Distinctly non-revhead Quentin Long is thrown into the deep end of a V8 drive day – and gets just a tad excited…

When I tell people I did the V8 drive day, I start to sound like Meg Ryan in When Harry Met Sally. The rapid fire questions that come back at me are answered in increasing excitement… Yes, yes, yes, ooohhhhhh, yes, yes, and yes. In particular:

Yes, I loved it.

Yes, I did drive fast.

Yes, I actually drove the car.

Yes, the car is almost identical to a V8 Supercar.

Ohhhh, yes, I want to do it all again.

Yes, it was worth it.

Yes, even for a non rev-head like me, I loved it.

Yes, your husband, wife, mother or granny will love it – just to shake up the ordinary.

So for all those ‘casual internet readers’, i.e. those with the attention span of a gnat, that is all you need to know. Go straight to the video. For the rest of you, read on for some more specifics.

Like most of these experiences, it was a gift from the wife celebrating the end of one mid life decade and the beginning of the next. For the record, I don’t give a stuff about cars, never watch a V8 Supercars race and rarely will endure an F1.

So I was curious to see who else would be with me on the drive day atSydney’s Eastern Creek. Would there be the Ford and Holden lovers? Yes, but it was the 70-year-old nanna that threw a spanner in those stereotypical works.

In reality, the majority were people like me. Blokes with a mid-life spread who just wanted to drive fast, interspersed with women who wanted to do something different or loved cars themselves. Interestingly the cars in the car park ranged from Hyundais to Monaros. It was not a rev head place of worship. So what actually happens?

The briefing

About 40 people take part in the three-hour session. Once suited up, a briefing from the instructors (professional race car driver themselves) and the owner of the company:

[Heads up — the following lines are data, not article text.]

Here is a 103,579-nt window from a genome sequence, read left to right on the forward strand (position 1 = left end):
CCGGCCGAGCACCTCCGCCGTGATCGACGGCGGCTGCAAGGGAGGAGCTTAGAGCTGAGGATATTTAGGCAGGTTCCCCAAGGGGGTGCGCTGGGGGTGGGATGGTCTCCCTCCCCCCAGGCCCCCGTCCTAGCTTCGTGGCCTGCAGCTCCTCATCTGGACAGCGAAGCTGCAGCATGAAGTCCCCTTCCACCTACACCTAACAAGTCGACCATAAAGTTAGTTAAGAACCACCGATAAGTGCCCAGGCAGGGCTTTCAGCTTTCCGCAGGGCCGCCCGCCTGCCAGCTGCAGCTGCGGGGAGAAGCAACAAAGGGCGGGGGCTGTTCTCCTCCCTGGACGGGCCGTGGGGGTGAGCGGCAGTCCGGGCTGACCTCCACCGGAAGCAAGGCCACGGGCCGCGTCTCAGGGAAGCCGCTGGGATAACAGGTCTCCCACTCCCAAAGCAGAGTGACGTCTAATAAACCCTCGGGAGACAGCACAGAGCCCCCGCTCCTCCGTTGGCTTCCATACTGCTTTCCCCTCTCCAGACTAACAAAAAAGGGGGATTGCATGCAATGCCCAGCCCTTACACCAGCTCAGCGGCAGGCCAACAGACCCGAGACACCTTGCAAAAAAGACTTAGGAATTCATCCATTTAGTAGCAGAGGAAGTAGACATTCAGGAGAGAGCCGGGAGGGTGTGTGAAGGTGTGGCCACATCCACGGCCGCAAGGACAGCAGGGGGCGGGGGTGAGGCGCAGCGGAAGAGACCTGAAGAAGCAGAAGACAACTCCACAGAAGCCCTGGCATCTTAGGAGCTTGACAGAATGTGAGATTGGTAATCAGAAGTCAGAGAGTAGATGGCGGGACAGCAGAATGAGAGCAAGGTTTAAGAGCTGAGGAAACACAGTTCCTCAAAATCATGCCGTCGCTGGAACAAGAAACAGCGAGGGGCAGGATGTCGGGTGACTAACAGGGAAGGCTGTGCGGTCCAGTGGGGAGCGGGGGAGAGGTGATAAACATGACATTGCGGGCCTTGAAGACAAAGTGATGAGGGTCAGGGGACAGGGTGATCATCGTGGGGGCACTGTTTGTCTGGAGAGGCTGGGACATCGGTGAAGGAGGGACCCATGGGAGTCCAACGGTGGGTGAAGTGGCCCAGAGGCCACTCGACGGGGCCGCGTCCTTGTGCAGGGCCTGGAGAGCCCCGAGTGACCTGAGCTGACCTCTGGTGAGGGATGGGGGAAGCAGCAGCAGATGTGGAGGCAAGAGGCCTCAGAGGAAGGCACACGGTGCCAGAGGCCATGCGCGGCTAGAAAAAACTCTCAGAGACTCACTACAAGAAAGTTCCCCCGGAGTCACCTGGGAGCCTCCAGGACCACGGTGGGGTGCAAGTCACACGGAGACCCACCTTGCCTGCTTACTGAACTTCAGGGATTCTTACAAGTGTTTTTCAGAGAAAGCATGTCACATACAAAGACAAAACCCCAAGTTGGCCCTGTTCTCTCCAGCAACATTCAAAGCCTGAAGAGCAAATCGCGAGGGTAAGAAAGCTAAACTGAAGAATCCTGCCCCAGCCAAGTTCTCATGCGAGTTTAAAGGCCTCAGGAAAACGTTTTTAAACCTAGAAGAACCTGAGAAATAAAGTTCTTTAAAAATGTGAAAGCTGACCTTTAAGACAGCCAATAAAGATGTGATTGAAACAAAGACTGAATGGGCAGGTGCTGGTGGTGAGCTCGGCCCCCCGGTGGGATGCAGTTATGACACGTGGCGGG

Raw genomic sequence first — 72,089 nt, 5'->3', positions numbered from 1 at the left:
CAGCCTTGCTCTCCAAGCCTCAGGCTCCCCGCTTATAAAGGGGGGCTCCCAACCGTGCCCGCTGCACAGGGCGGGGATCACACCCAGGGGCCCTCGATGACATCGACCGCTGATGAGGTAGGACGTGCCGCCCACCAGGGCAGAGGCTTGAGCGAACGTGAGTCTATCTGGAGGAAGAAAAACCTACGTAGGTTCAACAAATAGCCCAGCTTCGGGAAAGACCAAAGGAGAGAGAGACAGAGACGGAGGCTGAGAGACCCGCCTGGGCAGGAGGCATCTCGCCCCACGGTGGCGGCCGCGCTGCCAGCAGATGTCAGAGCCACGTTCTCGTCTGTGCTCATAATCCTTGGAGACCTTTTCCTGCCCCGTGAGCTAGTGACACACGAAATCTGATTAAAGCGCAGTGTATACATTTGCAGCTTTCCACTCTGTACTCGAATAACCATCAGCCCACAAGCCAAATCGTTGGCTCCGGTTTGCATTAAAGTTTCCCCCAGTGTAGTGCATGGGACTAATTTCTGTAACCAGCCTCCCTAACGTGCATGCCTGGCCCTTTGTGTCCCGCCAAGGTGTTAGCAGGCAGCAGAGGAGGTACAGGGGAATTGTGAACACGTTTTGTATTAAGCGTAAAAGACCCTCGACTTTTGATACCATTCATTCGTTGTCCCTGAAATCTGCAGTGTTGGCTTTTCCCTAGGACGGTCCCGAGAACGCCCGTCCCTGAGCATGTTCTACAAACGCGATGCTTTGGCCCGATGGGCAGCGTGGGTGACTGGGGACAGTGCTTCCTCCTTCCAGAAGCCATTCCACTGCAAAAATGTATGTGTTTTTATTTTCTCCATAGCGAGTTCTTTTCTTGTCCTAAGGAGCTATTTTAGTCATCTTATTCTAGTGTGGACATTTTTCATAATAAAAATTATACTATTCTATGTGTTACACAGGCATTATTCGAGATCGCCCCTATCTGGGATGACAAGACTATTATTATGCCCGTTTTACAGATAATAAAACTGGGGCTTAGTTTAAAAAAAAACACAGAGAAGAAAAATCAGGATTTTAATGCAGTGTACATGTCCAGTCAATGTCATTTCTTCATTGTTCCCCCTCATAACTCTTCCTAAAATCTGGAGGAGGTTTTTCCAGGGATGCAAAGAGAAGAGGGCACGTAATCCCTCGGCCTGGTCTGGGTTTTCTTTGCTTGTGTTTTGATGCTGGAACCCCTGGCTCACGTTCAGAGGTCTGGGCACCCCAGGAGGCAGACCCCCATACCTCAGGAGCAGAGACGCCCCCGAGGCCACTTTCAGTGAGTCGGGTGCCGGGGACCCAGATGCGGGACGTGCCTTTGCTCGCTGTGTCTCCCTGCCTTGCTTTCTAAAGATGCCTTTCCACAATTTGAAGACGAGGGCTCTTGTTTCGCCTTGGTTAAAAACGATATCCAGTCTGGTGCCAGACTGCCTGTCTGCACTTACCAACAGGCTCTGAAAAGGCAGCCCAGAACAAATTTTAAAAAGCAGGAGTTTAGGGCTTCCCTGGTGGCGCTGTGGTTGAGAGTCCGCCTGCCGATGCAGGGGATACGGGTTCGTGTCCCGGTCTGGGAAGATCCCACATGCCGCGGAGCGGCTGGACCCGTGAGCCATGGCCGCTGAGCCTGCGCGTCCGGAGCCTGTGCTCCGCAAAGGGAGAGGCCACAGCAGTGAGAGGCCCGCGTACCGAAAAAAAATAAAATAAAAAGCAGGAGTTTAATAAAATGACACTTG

• Expect your professional race car driver instructor to grab the steering wheel
  • How to overtake
  • You can only use third and fourth gear
  • Unbelievably, if you haven’t driven a manual, they will teach you
  • It’s about traction and braking to go fast

The other half of the time it is the world’s greatest up-sell

  • Buy more laps (definitely worth it)
  • Buy a helmet that your instructor can sign (ah, really?)
  • Buy the DVD (well, are you going to bore anyone else with it?)
  • Friends and family buy a hot lap (see below)

The other key element is when the instructors introduce themselves. They each spend three minutes showcasing their experience, prowess and key achievements behind the wheel, trying to outdo the other drivers. The gags are top-draw dad jokes – one driver takes the microphone, forward rolls and says “that’s how I roll”, for example. In reality they act like the warm-up guy at a TV show, keeping the crowd laughing and excited for the big show.

The Drive

Yes, yes, yes – baby, yes! Every face getting out of the car was beaming (even the 70-year-old nanna). The only downside was that I wanted to go faster. The track is marked with helpful instructions like ‘lift’ and ‘brake’, positioned for the safest possible, insurance-friendly drive experience. But they were a little too sedate for my liking. I ignored them a little and still wanted to (and could, he says convincingly) go faster.

The Hot Laps

Okay, my instructor was excellent, even if I wanted to smash his hands off my steering wheel. But the hot laps were a little disappointing. I was expecting to be scared, really scared, but in reality, it was like being a passenger… in a car… on a race track… driven by a professional.

And for proof, check out the edited DVD noting (well, I have pointed it out for you) how fast we both went down the straight. Almost identical speeds. Just sayin’. Red Bull, you know where to find me.

Quentin was a guest of Fastrack Racing